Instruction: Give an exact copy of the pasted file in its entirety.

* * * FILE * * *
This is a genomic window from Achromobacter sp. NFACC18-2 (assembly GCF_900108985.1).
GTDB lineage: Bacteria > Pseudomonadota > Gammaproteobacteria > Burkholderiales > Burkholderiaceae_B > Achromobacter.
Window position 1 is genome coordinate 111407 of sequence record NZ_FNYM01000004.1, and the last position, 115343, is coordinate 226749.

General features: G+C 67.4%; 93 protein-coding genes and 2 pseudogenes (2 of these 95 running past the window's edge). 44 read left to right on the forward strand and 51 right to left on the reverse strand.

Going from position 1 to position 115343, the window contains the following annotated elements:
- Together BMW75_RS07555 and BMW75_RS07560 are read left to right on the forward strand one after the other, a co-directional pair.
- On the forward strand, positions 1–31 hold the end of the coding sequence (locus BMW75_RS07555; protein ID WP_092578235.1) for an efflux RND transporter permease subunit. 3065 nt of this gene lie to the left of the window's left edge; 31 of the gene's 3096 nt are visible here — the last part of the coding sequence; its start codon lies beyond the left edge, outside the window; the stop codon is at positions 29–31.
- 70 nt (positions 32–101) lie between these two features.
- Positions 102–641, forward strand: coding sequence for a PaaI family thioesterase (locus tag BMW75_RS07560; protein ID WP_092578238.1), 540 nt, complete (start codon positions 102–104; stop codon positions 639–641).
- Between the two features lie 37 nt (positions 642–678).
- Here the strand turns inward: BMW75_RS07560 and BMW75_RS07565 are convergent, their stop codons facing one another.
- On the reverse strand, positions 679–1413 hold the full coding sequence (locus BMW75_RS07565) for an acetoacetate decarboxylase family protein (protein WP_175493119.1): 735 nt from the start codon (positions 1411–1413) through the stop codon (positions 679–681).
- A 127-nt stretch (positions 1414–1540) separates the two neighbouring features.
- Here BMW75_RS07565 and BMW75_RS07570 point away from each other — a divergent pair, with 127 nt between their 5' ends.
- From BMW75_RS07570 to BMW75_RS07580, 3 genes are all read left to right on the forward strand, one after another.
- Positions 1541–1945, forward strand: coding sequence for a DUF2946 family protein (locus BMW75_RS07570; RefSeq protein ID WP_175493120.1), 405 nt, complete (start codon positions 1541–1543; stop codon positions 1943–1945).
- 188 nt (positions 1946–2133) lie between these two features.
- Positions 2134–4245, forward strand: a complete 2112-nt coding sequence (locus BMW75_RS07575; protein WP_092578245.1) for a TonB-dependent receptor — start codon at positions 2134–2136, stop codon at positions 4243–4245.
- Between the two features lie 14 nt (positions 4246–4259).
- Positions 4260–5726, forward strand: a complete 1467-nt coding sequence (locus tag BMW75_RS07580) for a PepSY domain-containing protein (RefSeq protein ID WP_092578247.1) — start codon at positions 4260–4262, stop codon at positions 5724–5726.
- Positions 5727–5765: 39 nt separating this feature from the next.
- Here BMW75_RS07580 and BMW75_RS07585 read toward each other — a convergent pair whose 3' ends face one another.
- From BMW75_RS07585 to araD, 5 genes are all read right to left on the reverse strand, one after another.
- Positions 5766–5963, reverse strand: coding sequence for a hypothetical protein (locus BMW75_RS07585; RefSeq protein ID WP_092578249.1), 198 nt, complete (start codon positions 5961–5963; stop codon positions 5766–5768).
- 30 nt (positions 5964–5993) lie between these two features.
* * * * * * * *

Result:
This is a genomic window from Achromobacter sp. NFACC18-2 (assembly GCF_900108985.1).
GTDB lineage: Bacteria > Pseudomonadota > Gammaproteobacteria > Burkholderiales > Burkholderiaceae_B > Achromobacter.
Window position 1 is genome coordinate 111407 of sequence record NZ_FNYM01000004.1, and the last position, 115343, is coordinate 226749.

General features: G+C 67.4%; 93 protein-coding genes and 2 pseudogenes (2 of these 95 running past the window's edge). 44 read left to right on the forward strand and 51 right to left on the reverse strand.

Going from position 1 to position 115343, the window contains the following annotated elements:
- Together BMW75_RS07555 and BMW75_RS07560 are read left to right on the forward strand one after the other, a co-directional pair.
- On the forward strand, positions 1–31 hold the end of the coding sequence (locus BMW75_RS07555; protein ID WP_092578235.1) for an efflux RND transporter permease subunit. 3065 nt of this gene lie to the left of the window's left edge; 31 of the gene's 3096 nt are visible here — the last part of the coding sequence; its start codon lies beyond the left edge, outside the window; the stop codon is at positions 29–31.
- 70 nt (positions 32–101) lie between these two features.
- Positions 102–641, forward strand: coding sequence for a PaaI family thioesterase (locus tag BMW75_RS07560; protein ID WP_092578238.1), 540 nt, complete (start codon positions 102–104; stop codon positions 639–641).
- Between the two features lie 37 nt (positions 642–678).
- Here the strand turns inward: BMW75_RS07560 and BMW75_RS07565 are convergent, their stop codons facing one another.
- On the reverse strand, positions 679–1413 hold the full coding sequence (locus BMW75_RS07565) for an acetoacetate decarboxylase family protein (protein WP_175493119.1): 735 nt from the start codon (positions 1411–1413) through the stop codon (positions 679–681).
- A 127-nt stretch (positions 1414–1540) separates the two neighbouring features.
- Here BMW75_RS07565 and BMW75_RS07570 point away from each other — a divergent pair, with 127 nt between their 5' ends.
- From BMW75_RS07570 to BMW75_RS07580, 3 genes are all read left to right on the forward strand, one after another.
- Positions 1541–1945, forward strand: coding sequence for a DUF2946 family protein (locus BMW75_RS07570; RefSeq protein ID WP_175493120.1), 405 nt, complete (start codon positions 1541–1543; stop codon positions 1943–1945).
- 188 nt (positions 1946–2133) lie between these two features.
- Positions 2134–4245, forward strand: a complete 2112-nt coding sequence (locus BMW75_RS07575; protein WP_092578245.1) for a TonB-dependent receptor — start codon at positions 2134–2136, stop codon at positions 4243–4245.
- Between the two features lie 14 nt (positions 4246–4259).
- Positions 4260–5726, forward strand: a complete 1467-nt coding sequence (locus tag BMW75_RS07580) for a PepSY domain-containing protein (RefSeq protein ID WP_092578247.1) — start codon at positions 4260–4262, stop codon at positions 5724–5726.
- Positions 5727–5765: 39 nt separating this feature from the next.
- Here BMW75_RS07580 and BMW75_RS07585 read toward each other — a convergent pair whose 3' ends face one another.
- From BMW75_RS07585 to araD, 5 genes are all read right to left on the reverse strand, one after another.
- Positions 5766–5963, reverse strand: coding sequence for a hypothetical protein (locus BMW75_RS07585; RefSeq protein ID WP_092578249.1), 198 nt, complete (start codon positions 5961–5963; stop codon positions 5766–5768).
- 30 nt (positions 5964–5993) lie between these two features.